It is no wonder that more and more organizations are realizing the importance of good talent as a competitive edge. The scary thing is that in the next 10 years, HR professionals expect three out of 10 employees in their organization’s workforce to retire. That’s a lot of talent leaving organizations.
Are you ready to replace these individuals without sacrificing productivity? Customer service?
In these tough and competitive times, and certainly in tight labor markets, the need to hire the right talent the first time must be a top organizational strategy.
Selection is the process of choosing individuals with the right qualifications to fill jobs. Without qualified employees, the organization’s success suffers. To put this in perspective let’s look at some HR truisms:
“Hire tough, manage easy.” It is true; the amount of time, effort and energy that you put into the hiring process may make management of your new employees much less difficult because many problems will be eliminated up front.
“Good training will not make up for a bad hire.” When the right individuals are not hired for jobs, employers have much more difficulty trying to fill the gap with training.
Eventually these poor hires are turned over, either voluntarily or involuntarily, and they have to be replaced. Turnover adds to a company’s costs in numerous ways. One study indicates that 45% of surveyed employers estimate annual turnover cost to be $10,000 to $45,000 per employee. For higher-level professionals and executives the cost can run as much as two times the annual salary of each individual.
Organizations who can manage their human capital by hiring right the first time have the competitive edge. And, when employees are matched with the right jobs, then the amount and quality of work is more positive. All of this affects your bottom line.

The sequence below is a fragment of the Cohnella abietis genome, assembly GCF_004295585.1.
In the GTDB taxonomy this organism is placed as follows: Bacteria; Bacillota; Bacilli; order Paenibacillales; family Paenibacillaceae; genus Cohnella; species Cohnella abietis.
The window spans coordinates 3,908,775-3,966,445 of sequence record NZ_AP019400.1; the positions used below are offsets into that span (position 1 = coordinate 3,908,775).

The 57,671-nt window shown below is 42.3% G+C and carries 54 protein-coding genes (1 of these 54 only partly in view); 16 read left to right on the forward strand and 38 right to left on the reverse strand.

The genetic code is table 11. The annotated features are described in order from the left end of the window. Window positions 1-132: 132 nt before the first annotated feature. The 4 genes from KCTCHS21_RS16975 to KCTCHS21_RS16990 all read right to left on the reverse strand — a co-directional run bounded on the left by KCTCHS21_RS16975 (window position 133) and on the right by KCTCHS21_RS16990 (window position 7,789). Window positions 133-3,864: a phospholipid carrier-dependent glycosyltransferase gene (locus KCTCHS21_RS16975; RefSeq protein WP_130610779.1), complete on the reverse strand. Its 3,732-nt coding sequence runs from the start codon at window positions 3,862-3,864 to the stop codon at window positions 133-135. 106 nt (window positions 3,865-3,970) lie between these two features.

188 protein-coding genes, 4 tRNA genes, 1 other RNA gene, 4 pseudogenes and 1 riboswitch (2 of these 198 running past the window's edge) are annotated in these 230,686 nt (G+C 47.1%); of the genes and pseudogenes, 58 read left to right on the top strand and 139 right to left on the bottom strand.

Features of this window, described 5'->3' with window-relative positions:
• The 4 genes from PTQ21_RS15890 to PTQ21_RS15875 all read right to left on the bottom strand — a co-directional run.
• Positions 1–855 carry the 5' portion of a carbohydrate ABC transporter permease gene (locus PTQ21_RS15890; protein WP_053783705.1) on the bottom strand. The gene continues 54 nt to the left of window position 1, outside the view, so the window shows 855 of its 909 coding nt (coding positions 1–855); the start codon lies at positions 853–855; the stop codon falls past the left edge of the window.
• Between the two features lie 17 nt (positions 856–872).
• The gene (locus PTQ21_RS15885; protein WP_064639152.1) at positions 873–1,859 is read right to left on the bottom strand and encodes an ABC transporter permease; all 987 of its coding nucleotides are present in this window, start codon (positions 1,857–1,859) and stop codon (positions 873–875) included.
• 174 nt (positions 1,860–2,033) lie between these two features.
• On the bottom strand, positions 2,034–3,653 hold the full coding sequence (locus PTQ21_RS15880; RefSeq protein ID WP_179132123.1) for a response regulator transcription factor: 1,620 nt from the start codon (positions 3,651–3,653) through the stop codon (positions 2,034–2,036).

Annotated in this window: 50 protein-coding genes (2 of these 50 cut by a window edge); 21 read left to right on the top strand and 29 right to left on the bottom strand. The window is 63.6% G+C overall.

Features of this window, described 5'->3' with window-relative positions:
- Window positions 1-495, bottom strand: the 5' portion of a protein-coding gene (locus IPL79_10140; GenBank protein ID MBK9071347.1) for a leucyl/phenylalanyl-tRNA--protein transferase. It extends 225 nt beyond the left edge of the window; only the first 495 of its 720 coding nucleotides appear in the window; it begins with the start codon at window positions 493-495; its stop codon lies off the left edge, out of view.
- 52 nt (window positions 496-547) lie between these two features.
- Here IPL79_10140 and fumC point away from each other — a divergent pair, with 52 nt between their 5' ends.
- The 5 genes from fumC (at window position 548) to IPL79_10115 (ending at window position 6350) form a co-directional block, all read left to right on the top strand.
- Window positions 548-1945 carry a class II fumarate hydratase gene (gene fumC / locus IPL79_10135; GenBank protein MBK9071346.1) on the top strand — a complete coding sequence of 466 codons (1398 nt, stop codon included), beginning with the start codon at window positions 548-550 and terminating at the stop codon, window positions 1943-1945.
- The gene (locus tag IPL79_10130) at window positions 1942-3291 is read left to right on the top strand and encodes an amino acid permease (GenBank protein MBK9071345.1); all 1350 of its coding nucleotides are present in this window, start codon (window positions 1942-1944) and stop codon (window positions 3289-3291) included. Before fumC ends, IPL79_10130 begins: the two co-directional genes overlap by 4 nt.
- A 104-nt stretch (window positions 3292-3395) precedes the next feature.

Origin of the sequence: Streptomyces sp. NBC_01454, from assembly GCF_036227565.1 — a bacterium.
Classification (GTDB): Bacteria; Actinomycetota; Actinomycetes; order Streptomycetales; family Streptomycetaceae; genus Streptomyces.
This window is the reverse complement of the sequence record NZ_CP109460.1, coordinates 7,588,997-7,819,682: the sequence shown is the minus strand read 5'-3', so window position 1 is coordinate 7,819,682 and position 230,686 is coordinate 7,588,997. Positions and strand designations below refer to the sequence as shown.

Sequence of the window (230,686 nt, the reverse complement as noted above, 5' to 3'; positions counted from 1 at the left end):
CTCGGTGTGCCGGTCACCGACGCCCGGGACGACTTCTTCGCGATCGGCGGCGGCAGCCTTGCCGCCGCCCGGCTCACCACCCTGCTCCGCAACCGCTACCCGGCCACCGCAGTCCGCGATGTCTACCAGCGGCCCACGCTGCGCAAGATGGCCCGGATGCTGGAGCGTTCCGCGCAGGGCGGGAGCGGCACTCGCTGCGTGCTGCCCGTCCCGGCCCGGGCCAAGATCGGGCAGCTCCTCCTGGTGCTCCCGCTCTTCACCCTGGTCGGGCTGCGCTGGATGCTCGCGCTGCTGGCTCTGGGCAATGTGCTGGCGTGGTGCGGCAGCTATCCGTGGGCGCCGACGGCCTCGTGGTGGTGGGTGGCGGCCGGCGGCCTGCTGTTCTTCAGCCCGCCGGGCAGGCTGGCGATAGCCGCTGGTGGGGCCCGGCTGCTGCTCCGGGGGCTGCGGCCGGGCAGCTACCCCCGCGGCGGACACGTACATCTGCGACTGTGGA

Some of the inappropriate and poor tactics I have come across in consulting with line managers, supervisors and even some executives about their hiring/interviewing processes are appalling and unbelievable. Here are some actual examples of interview questions:
“What church do you go to?”
“What will your husband think of you working long hours?”
“What nationality are you?”
“Are your kids going to be a problem in making it to work on time?”
Needless to say, these questions don’t get at the heart of identifying talent, and they drive potential talent away. Interviewing is just one of many issues in the hiring process that needs to be addressed.
Ownership of talent management and sound hiring practices begins with top management who builds a culture of “shared accountability” among managers and supervisors. HR plays a role in making sure that managers clearly understand the role they are expected to play.
The components of a sound hiring process might look something like this:
• A process for defining what you are looking for – typically a position description, job competencies, and questioning strategies.
• A plan for the interview process – hiring strategy, sourcing, resume screening, the interview team, and identification of the great reasons to work here.
• Attention to the steps in conducting the interview – establishing an appropriate climate, conducting the interview, and responding to challenging interviewee questions.
• A process for making the selection – decision- making guidelines, evaluating the candidates, and communicating with candidates.
The organizational impact of talent management beginning with the hiring process is significant.
• Establishes efficiency in the time to hire qualified candidates.
• Maximizes productivity in finding the right fit the first time.
• Ensures team cohesion by involving team members in a shared process.
• Increases retention of new talent.
Remember, selection decisions are an important part of successful talent management – perhaps the most important part.